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Lots Of Moms Don't Put Their Babies To Sleep On Their Backs For This Surprising Reason, Study Finds

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For more than 20 years, health officials and advocates have been diligently reaching out to new and expectant parents in a nationwide campaign to promote safe sleeping positions for infants. Solid research has advised parents to place babies on their backs, not on their sides or stomachs. Or keep them in the room with their mother, but not in the same bed. And avoid soft bedding that could possibly strangle or suffocate them. But when it comes to that first piece of advice, new research suggests that the majority of Americans moms don't put babies to sleep on their backs for every nap and bedtime. Rather, according to the study, only 43.7 percent of them reported that they intend to use this method and actually do so on a regular basis.

While the findings were unsettling, the bigger hurdle was to understand why some moms couldn’t follow those guidelines every time as it could be they key to actually changing their behavior, researchers told CNN.

The study, conducted by researchers from Yale School of Medicine and published this week in the medical journal Pediatrics, surveyed 3,297 mothers of infants age 2 to 6 months. According to the journal, the authors asked the new mothers about the infant sleeping position they intended to use, the one they used most often, and why it was their chosen method.

Surprisingly, they discovered that more often than not, plans for infant sleep don’t tend to agree with what moms chose in the moment. As noted previously, nearly 44 percent of new mothers intended to use back sleeping and did it all the time. But, a clear majority — 77 percent of mothers surveyed — told study authors that they intended to use the position and usually, but not always, followed through with it.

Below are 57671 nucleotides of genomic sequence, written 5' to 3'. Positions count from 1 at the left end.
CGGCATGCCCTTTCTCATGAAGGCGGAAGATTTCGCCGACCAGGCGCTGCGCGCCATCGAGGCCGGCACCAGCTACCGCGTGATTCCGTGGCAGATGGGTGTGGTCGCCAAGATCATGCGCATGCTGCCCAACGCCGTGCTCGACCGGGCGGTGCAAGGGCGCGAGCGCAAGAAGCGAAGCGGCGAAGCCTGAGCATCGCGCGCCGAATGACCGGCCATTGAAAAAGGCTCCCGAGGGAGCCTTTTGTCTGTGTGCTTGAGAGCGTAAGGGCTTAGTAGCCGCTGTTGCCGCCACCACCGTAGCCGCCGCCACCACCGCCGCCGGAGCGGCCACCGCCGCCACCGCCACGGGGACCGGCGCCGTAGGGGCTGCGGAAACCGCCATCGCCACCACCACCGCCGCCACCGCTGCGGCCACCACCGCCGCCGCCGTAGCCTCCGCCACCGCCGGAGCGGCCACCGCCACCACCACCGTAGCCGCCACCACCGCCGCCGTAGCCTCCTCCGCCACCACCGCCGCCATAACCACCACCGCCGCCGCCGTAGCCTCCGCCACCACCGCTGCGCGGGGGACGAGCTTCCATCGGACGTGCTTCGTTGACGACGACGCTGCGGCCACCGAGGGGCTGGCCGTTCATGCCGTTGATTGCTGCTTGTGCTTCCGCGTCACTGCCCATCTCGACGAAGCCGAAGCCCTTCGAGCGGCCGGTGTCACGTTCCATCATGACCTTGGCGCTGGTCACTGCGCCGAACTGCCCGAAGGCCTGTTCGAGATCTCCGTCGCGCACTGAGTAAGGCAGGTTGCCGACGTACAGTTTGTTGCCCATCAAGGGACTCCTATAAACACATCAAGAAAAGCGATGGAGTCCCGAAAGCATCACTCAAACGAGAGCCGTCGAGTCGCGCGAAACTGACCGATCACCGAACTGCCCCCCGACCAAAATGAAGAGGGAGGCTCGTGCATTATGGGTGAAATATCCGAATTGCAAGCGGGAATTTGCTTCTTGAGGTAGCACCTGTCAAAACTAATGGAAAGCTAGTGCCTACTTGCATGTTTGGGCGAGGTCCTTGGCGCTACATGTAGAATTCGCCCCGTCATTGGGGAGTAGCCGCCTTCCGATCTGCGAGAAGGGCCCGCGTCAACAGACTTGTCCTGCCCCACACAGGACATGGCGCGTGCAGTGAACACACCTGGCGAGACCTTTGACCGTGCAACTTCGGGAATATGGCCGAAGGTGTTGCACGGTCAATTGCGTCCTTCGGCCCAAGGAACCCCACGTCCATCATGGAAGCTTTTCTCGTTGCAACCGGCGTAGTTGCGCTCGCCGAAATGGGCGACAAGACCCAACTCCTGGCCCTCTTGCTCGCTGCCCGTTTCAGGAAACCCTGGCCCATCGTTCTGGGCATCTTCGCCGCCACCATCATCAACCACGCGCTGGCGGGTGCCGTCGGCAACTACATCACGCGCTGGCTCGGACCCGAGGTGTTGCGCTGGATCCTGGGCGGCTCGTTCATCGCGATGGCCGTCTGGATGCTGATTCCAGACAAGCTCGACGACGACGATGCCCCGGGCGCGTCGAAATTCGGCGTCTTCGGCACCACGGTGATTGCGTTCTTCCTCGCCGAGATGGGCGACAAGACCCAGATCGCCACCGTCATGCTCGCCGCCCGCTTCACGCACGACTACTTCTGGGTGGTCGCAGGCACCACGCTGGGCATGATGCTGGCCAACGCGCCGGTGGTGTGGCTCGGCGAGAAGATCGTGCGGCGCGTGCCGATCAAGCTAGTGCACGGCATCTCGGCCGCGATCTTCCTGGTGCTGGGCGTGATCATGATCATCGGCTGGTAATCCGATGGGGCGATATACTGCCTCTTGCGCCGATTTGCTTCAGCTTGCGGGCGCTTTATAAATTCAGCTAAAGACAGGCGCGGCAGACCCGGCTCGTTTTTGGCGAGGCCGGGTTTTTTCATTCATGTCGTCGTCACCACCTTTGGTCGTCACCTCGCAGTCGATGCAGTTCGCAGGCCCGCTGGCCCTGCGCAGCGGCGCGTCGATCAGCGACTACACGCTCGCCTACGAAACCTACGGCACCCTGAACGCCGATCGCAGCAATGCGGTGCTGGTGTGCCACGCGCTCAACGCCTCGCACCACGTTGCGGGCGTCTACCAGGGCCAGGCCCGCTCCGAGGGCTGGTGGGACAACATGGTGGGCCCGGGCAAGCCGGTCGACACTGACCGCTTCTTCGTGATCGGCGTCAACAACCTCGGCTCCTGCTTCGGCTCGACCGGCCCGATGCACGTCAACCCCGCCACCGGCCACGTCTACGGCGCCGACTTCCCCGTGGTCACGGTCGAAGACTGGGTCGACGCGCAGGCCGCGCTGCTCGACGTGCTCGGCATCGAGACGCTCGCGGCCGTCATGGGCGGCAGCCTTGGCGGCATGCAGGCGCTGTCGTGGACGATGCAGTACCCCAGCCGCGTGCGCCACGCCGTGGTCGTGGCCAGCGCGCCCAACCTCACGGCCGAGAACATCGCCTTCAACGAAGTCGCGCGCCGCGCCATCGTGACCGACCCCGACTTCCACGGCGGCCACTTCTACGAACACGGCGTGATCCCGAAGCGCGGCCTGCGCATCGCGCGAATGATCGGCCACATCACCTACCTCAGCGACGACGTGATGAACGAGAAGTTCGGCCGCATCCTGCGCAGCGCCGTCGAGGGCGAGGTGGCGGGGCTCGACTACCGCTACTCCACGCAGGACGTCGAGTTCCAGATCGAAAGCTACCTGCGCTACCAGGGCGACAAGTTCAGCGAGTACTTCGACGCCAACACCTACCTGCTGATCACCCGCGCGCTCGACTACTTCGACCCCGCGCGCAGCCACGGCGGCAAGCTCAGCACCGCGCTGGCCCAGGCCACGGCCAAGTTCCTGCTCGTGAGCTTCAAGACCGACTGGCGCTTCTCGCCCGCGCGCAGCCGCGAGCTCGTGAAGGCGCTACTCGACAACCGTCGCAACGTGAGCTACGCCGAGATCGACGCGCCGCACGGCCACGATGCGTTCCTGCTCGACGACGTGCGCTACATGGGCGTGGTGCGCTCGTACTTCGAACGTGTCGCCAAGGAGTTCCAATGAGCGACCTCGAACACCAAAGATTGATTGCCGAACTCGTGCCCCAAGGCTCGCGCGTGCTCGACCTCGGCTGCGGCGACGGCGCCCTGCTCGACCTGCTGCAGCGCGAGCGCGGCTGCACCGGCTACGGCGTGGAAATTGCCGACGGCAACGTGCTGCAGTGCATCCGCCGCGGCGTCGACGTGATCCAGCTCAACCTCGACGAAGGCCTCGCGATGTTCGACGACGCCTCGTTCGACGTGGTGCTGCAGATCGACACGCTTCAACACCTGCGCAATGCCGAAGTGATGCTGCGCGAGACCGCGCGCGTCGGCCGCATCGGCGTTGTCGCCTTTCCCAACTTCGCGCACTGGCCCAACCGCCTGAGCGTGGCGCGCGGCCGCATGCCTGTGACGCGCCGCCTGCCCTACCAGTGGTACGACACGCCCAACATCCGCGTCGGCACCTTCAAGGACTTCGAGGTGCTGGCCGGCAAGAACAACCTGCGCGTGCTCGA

Here’s how pediatrics professor and study co-author Dr. Eve Colson explained it to CNN:

What was new and hadn't been explored before was this idea of what people intended to do versus what they actually do. What we found was that people intended to put their baby on their back but didn't always do that.

The study also found that African American mothers were least likely to use back sleeping. That’s a disturbing finding, considering that black babies die at a rate twice that of their white counterparts, according to recent research. And despite efforts to close the racial gap on infant mortality, health officials fear that the rate of African American babies dying before 1 year old is rising, rather than falling.

But the real surprise for researchers was in the reasons that mothers gave for not putting their newborns to sleep on their backs, according to the CNN report.

So, why do more than half of moms ignore "safe sleep" guidelines? Many of them said they felt the decision really wasn’t theirs to make. In fact, women who said it was up to the baby — or even another family member — to establish the most comfortable sleeping position were more likely to place their infants on their stomachs, according to the study.

In addition, some responders cited information from family members and others that fueled a mistaken belief that back sleeping promotes choking or isn’t the most comfortable sleeping position for a newborn.

According to the Centers for Disease Control and Prevention, each year roughly 3,700 American infants die for sudden, unexpected reasons. And despite a 23-year-old education campaign on ways to lower the risk for babies, in reality many moms don’t feel empowered in the moment to make that decision for their infants.

That may seem disheartening, but it could also be an opportunity: Moms are hearing the information from health officials, but may not feel supported when faced with family members working from outdated information. Mothers need more than just the facts about back sleeping — they need support in their decision-making. That shift might seem small, but this study suggests it could save millions of babies.